19. Yeah,

    Sandy everyone who objects to abortion or thinks that perhaps life begins sometime before birth does so because Jesus told them that it was their duty to opress women and procreate. In bizarro world maybe. Not that I don’t agree with you about Plan B. The point is I don’t think everyone who comes to a different conclusion than me is a religous fanatic.

    DHex,

    If I recall correctly a lot of feminists seem to have a huge problem with pornography as well. Not that that excuses the religous nuts, but I don’t think running them out of politics is going to get rid of the anti-porn madness.

  20. Is there any more absurd career choice than trying to be a professional politician? It would be laughable if not for all the damage they do. Of course, they do this damage at the behest of the covetous little f**** who elect them.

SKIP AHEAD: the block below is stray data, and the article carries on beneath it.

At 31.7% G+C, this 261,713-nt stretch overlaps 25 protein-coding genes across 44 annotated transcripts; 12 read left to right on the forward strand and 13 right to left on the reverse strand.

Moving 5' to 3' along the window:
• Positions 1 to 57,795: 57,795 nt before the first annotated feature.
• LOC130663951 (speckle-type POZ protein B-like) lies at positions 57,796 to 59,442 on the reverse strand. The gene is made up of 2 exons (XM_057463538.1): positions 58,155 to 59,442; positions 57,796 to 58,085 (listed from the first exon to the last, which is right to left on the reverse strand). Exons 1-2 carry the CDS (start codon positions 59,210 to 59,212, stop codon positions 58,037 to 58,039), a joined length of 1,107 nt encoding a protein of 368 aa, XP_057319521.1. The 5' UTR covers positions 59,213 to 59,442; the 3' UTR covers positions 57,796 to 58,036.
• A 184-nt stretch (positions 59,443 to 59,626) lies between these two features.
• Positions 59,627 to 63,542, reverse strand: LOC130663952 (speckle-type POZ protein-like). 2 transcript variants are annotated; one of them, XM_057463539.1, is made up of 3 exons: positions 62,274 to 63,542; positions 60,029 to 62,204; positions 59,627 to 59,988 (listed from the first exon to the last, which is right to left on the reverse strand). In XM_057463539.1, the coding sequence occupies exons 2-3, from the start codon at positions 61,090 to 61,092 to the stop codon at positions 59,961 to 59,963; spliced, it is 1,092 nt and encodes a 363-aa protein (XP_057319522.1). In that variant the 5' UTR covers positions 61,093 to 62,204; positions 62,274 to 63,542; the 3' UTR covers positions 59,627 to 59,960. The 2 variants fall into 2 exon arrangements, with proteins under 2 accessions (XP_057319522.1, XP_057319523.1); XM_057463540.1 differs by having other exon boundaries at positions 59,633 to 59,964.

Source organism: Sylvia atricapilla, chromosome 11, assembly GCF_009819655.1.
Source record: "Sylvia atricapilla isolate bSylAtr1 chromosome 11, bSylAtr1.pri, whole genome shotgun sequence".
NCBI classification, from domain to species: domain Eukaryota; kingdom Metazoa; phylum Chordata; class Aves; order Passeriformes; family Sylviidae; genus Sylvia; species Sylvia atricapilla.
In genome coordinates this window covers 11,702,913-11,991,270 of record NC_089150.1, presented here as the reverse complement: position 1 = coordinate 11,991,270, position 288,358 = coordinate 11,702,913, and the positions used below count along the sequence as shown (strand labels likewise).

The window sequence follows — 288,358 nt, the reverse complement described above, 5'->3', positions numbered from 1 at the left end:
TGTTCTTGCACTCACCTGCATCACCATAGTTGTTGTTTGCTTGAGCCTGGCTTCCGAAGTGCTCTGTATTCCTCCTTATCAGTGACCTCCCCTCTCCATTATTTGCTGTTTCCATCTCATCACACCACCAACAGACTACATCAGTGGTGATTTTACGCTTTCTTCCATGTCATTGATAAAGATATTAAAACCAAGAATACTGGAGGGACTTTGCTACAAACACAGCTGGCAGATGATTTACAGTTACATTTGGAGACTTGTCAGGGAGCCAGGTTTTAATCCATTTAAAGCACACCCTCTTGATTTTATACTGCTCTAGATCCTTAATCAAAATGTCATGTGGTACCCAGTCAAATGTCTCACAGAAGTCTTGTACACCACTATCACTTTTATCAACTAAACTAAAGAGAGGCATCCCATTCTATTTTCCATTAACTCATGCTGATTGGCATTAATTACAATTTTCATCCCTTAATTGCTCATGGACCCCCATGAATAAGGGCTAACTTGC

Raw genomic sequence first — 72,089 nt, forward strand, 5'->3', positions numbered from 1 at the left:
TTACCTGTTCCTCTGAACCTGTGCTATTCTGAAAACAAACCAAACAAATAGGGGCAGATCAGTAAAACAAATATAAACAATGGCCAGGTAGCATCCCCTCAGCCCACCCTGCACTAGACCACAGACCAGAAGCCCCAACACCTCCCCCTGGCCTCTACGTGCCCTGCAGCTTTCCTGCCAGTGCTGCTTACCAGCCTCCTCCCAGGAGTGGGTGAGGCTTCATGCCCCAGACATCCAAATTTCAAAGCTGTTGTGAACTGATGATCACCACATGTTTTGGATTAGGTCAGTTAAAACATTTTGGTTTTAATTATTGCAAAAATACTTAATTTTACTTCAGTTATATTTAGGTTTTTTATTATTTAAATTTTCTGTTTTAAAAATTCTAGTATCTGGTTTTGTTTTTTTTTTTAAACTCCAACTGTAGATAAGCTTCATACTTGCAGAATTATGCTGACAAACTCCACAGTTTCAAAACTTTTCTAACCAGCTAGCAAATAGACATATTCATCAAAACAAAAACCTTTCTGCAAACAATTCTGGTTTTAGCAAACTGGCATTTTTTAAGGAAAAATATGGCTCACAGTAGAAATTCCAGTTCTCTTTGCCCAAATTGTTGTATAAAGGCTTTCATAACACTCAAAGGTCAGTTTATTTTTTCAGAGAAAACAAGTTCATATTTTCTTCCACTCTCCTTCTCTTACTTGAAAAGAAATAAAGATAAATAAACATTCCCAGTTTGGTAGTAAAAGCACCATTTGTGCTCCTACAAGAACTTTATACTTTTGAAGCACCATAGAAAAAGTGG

I think I may stop voting.

  21. Politics is Janus.
    One face is religion; the other is government, as in govern: control at gunpoint.

    Don’t vote.
    It’s not who plays the game. It’s about playing a different game. The different game is minding one’s own business and letting order arise spontaneously from anarchic chaos.

  22. “there’s about as much of a chance of a muslim takeover of the united states as there is of a jewish or atheist takeover of the united states.”

    I’m an atheist, and I’m here to help you!

  23. I think there’s a better chance of galactic overlords taking over than of your “different game.”

  24. “The different game is minding one’s own business and letting order arise spontaneously from anarchic chaos.”

    But we don’t have anarchic chaos. We have the federal and state and county and local governments. And all that beaurocratic infrastructure leaves the likelihood that a better government will spring forth unbidden and save us from our current situation rather low.